The Bridlington Priory organ is acknowledged to be one of the largest and finest parish church organs in the country. Carlo Curley, who gave memorable recitals here, described it as ‘one of the finest concert organs in the world’. Each year eminent organists from numerous countries ask to be included in our summer recital series. The story of the organ is fascinating.
The organ was built by the Belgian firm Anneessens and installed in the Priory in the spring of 1889. Its predecessor, situated in a gallery at the West end of the building, had become very unreliable and was thought to be not sufficiently grand to complement Gilbert-Scott’s newly restored Priory. Anneessens were asked to build a large three manual organ which was to cost £1000. The new organ had three manuals with forty one stops and was sited in its present location with the attached console behind a wooden screen at the eastern end of the choir stalls.
The organ was dedicated on Sunday 31st March 1889 and to mark its arrival a Belgian organist, Auguste Wiegand, was invited to give three recitals on consecutive evenings that week. He played to a packed Priory on each occasion and included in his programme a piece of his own composition titled ‘Fantasie Storm’, which caused quite a sensation in more ways than one! Included in the specification of the organ was a 32ft pedal reed called a Contra Tuba. This stop, which the present organ retains, is reputedly the largest scale pedal reed in Northern Europe having a diameter of over two feet at bottom C. His piece imitated the approach and departure of a storm and the new Contra Tuba had a prominent role announcing the arrival of the new instrument with a vengeance.
Since then the organ has been rebuilt on five occasions, the first of them in 1909 when fumes from the Otto gas engine installed by Anneessens to supply the wind caused severe internal damage to the organ. Controversy over the nature of the rebuild needed led to the resignation of the organist, Bernard Johnson, who moved to Nottingham within six months of the work being completed. Other rebuilds followed in 1922 and 1949, this last by Compton being particularly well regarded. This rebuild embraced considerable tonal changes but, just as significant, Compton’s experience of large cinema and church organs had made them forerunners in the use of electric action. The organ was given a new three manual console with six fully adjustable double touch pistons on each of them.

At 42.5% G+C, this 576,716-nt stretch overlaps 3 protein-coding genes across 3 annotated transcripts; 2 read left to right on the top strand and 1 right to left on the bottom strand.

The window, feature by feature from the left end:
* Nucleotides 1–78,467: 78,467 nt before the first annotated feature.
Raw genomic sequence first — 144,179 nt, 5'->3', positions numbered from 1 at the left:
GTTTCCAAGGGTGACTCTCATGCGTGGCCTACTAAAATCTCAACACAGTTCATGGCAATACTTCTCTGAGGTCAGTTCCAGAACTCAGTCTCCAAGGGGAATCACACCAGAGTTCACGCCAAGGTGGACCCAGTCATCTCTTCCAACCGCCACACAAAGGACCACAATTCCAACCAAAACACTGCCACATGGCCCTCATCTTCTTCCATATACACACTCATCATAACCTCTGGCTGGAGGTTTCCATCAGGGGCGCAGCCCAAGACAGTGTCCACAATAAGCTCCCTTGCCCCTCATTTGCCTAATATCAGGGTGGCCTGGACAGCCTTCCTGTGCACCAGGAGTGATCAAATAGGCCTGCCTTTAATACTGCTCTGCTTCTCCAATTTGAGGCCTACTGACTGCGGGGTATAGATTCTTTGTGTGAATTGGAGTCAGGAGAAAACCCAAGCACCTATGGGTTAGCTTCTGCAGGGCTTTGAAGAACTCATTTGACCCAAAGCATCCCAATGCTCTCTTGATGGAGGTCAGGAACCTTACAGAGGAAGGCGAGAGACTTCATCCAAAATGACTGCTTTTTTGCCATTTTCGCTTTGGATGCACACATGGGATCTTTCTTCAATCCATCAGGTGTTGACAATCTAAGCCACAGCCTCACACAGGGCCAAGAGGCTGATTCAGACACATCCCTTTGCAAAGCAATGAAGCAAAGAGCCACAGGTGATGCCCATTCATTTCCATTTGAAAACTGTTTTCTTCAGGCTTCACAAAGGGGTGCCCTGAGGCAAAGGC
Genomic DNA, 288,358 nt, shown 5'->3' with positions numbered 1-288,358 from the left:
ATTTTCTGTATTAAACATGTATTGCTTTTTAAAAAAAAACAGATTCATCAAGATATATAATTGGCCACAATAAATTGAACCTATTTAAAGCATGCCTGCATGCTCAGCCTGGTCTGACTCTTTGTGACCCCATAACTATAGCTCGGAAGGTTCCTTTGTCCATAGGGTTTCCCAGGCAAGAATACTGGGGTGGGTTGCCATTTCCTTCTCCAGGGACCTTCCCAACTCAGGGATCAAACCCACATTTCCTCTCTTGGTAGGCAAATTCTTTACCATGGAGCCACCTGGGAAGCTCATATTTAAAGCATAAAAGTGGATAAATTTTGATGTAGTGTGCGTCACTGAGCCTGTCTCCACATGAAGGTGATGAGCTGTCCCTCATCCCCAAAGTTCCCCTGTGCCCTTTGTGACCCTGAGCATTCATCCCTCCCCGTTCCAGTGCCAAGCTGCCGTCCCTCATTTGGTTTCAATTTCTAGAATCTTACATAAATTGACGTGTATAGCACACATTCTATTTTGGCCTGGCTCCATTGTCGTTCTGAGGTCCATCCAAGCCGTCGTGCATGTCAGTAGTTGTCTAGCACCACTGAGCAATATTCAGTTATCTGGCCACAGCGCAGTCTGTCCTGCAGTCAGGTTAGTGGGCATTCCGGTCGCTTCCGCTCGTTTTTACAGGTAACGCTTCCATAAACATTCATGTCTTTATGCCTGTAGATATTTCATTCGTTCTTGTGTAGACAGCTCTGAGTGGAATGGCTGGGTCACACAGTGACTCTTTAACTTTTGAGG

However, the organ deteriorated rapidly in the early 1960s and was fully rebuilt as a four manual with the console put in its present location. This rebuild by Laycock and Bannister in 1968 was a major triumph for the then organist Raymond Sunderland. His determination and love for the organ prevailed over a challenge from the Diocesan Organ Consultant who recommended the Anneessens be scrapped and replaced with a two manual, classically voiced instrument. The four manual project proceeded, but lack of funds meant a paring down of the original scheme and an unexpected legacy provided the £12500 needed.
By the 1980s the organ was again proving unreliable, partly because it was an unwieldy hybrid of additions and modifications made in these various rebuilds. A scheme was drawn up to completely rebuild the organ just after the millenium – a task entrusted to Nicholson of Malvern, with Paul Hale acting as consultant. The organ was rebuilt from the ground up with a new building frame and tonal modifications and additions to produce a reliable, comprehensive, perfectly balanced instrument. The result is the fantastic organ we have today with a truly worldwide reputation. It was dedicated by Archbishop John Sentamu in April 2006.
© Nicholson & Co. Click to enlarge.
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